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Jakarta Post

Labor union speaks out against govt’s ‘lenient’ holiday bonus policy

  • Rizki Fachriansyah
    Rizki Fachriansyah

    The Jakarta Post

Jakarta   /   Fri, May 8, 2020   /   11:11 am
Labor union speaks out against govt’s ‘lenient’ holiday bonus policy Workers protest against the deliberation of the controversial omnibus bill on job creation in front of the Tangerang Legislative Council (DPRD) building in Tigaraksa, Tangerang regency, Banten, on Jan 29. (Antara/Fauzan)

The Confederation of Indonesian Trade Unions (KSPI) has spoken out against a circular issued by the Manpower Ministry that would purportedly allow employers to cut holiday bonuses (THR) and postpone the distribution of financial incentives ahead of Idul Fitri, amid the turbulence triggered by the COVID-19 pandemic.

KSPI chairman Said Iqbal said the circular violated Law No. 13/2003 and Government Regulation No. 78/2015, which stipulate that every employer is obligated to provide a holiday bonus to employees who have worked at the company for more than one year without any prior negotiation.

Employees who have been on the payroll for less than one year, meanwhile, have a right to receive an incentive provided in accordance to the duration of their employment, Said added.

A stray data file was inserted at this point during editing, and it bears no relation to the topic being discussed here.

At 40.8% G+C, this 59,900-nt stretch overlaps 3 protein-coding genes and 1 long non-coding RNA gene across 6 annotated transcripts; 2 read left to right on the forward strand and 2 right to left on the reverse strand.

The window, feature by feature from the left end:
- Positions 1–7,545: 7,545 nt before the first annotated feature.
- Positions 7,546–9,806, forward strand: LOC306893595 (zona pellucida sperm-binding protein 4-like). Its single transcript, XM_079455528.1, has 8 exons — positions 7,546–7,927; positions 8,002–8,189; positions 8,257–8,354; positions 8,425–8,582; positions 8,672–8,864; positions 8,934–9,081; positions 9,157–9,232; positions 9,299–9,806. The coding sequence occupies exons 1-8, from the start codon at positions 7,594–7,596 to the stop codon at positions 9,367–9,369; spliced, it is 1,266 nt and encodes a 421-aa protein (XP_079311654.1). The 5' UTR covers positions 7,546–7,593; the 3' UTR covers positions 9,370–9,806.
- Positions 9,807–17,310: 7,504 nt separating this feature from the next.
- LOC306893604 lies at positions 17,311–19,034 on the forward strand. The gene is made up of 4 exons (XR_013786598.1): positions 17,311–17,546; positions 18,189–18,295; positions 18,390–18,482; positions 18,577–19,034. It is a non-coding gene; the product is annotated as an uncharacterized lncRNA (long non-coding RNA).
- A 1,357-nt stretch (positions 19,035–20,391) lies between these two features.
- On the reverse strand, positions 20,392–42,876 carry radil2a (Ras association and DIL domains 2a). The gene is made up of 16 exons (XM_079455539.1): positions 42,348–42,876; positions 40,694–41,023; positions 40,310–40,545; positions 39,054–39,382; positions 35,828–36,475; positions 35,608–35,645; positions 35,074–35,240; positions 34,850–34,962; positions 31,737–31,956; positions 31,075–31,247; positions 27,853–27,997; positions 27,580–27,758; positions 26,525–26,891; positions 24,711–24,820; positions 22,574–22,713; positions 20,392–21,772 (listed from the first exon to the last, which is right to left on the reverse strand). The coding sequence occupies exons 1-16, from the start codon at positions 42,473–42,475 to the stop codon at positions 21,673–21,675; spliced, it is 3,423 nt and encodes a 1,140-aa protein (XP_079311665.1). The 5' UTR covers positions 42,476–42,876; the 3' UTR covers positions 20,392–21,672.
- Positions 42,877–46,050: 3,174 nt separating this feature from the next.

“We must reject the ministry’s circular; employers must provide 100 percent of their employees’ holiday bonus. Providing less than full holiday compensation, or releasing the funds in installments is simply out of the question,” he said in a statement on Thursday.

Read also: Concerns arise as government undermines rule of law in pandemic response

Said went on to say that the organization would file a lawsuit against the ministry’s circular at the Jakarta State Administrative Court (PTUN) as he claimed the document had directly contradicted prevailing laws.

Furthermore, the labor organization would also set up emergency posts across 30 provinces where employees were able to safely report unfair compensation from their employers.

The COVID-19 pandemic has disrupted business activities as consumers stay home to curb the virus spread, resulting in weakening demand. Companies across the country, mainly those operating in the hospitality sector, have furloughed or laid-off employees.

Last month, the Industry Ministry discussed the possibility of providing businesses with soft loans to enable them to pay Idul Fitri holiday bonuses as the economic downturn is forcing companies to withhold or cut the bonus payment.